Want bigger muscles? Don’t reach for a heavier dumbbell, but into your pantry. Your shelves can supply all the essential ingredients you need to fuel high-intensity workouts, build more mass, and speed up recovery.
If you’re serious about your training, here are the 10 items you should always have on hand.
One of the best, budget-friendly sources of protein and B vitamins for building muscle, canned salmon is also rich in omega 3s, which have a positive effect on the metabolism of muscle protein, says a 2011 study in Clinical Science. And just half a can provides 290 mg of bone-building calcium, the same amount in a 6 oz. glass of milk. “Make sure to purchase a brand packaged in non-BPA cans to avoid potential interference with your hormonal system,” says Jim White, RD, ACSM Health Fitness Specialist.
They are a solid source of vitamin B6, which the body requires to properly digest dietary protein and build muscle. Sweet potatoes are often the preferred carbohydrate for bodybuilders because of their low moisture and sodium content and their ability to stave off the frequent hunger pains that come with cutting carbs.
Fortified cereal is a great way to “break the fast” in the morning and jump-start your energy and metabolism for workouts. Many are calcium-fortified, which when combined with milk, help maintain a strong skeletal structure. Choose one with at least 3 grams of fiber and no more than 6 grams of sugar per serving. “Fiber keeps hunger at bay and lowering added sugar cuts down on empty calories, which can lead to weight gain,” says White.
Walnuts are a “manly nut” packed with essential fatty acids for muscle cell growth, immune function, and healthy bone density. Swedish scientists found that people who consumed polyunsaturated fat, which are abundant in walnuts (1 cup equals 39 grams), gain more muscle and less fat compared to those who ate a similar amount of saturated fat. Walnuts also contain a type of vitamin E especially beneficial to male cardiovascular health, says White. And you only need 1 oz. (about ¼ cup or 12-14 halves) to meet all your daily needs.
Rice is a high-quality complex carb, which is excellent for fueling muscles and storing energy. A half-cup of brown rice equals a full serving of whole grain and has more magnesium for strong bones, and selenium for healthy thyroid function, than white rice. Bonus: It is also loaded with fiber that can keep you sated longer between meals and help fight off cravings.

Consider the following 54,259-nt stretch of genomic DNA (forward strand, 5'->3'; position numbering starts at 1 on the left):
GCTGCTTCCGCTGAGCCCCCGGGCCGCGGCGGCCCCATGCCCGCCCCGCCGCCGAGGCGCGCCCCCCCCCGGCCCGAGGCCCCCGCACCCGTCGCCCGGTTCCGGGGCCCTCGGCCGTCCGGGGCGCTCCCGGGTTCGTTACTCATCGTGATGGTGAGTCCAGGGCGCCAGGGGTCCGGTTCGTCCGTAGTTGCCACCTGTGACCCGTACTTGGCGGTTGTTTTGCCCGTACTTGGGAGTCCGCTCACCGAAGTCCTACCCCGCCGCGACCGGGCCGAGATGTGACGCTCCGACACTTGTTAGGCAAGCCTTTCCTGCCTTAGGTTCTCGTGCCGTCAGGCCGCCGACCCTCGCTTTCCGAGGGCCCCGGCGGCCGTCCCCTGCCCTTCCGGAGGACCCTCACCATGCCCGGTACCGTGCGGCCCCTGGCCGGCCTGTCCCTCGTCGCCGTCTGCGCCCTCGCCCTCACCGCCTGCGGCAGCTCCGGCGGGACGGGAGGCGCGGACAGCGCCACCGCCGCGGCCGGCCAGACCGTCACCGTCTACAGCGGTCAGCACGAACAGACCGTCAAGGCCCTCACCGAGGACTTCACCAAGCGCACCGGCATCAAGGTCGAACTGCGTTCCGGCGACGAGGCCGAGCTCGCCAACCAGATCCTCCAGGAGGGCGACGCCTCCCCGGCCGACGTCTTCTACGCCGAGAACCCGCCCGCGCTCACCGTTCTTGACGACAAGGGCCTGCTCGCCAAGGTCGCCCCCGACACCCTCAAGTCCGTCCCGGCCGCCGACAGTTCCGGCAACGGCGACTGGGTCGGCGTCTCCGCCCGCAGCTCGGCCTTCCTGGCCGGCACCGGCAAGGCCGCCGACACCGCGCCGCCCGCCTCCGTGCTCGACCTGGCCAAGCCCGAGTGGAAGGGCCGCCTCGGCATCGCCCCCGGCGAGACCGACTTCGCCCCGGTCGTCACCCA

This hearty breakfast food has a great balance of slow-digesting carbs and muscle-building protein needed for your morning workouts. A cup of cooked steel-cut oats packs 54 grams of carbs to fuel heavy lifting like squats and dead lifts, and 10 grams of protein to feed muscles. “Steel-cut are the least processed,” says White. “Avoid the simple sugars in the flavored instant varieties. You don’t need a sugar crash sabotaging your workout.”
Beans are a near perfect muscle food. They’re a great source of protein (1 cup equals almost 40 grams), and a low-fat alternative to typical protein sources like chicken, fish or steak. Beans also are high in antioxidants, which help fight inflammation and ease post-workout soreness. Best of all, they are easy on the budget—you often can get multiple servings for less than a buck. Combine with rice or corn to get all the amino acids of a complete protein.
Some studies suggest that coconut oil supports thyroid function, improves energy levels and endurance, and increases metabolism. The oil is made up of 60 percent medium-chain triglycerides (MCTs), and Japanese researchers found MCTs can help extend the duration of high intense exercise. Coconut oil is more heat resistant than butter and some other oils, which makes it a healthier choice for cooking. “The body tends to use coconut oil’s MCTs as energy rather than storing it as fat,” says White.
This ancient grain is quite new to the fitness world. Unlike other grains, quinoa contains all nine essential amino acids required for the complete, high-quality protein needed for building muscle. It’s also rich source of iron and B vitamins for metabolizing energy.
Although pricier than peanut butter, this lower-fat option can help you stay lean. It also has more calcium than peanut butter (for stronger bones) and more magnesium (for proper muscle function.) Almond butter contains 50% more monounsaturated fat than the peanut variety, which can help lower LDL cholesterol. “Less LDL means improved blood circulation for better nutrient and oxygen delivery to all your cells,” says White.
BY MATTHEW SOLAN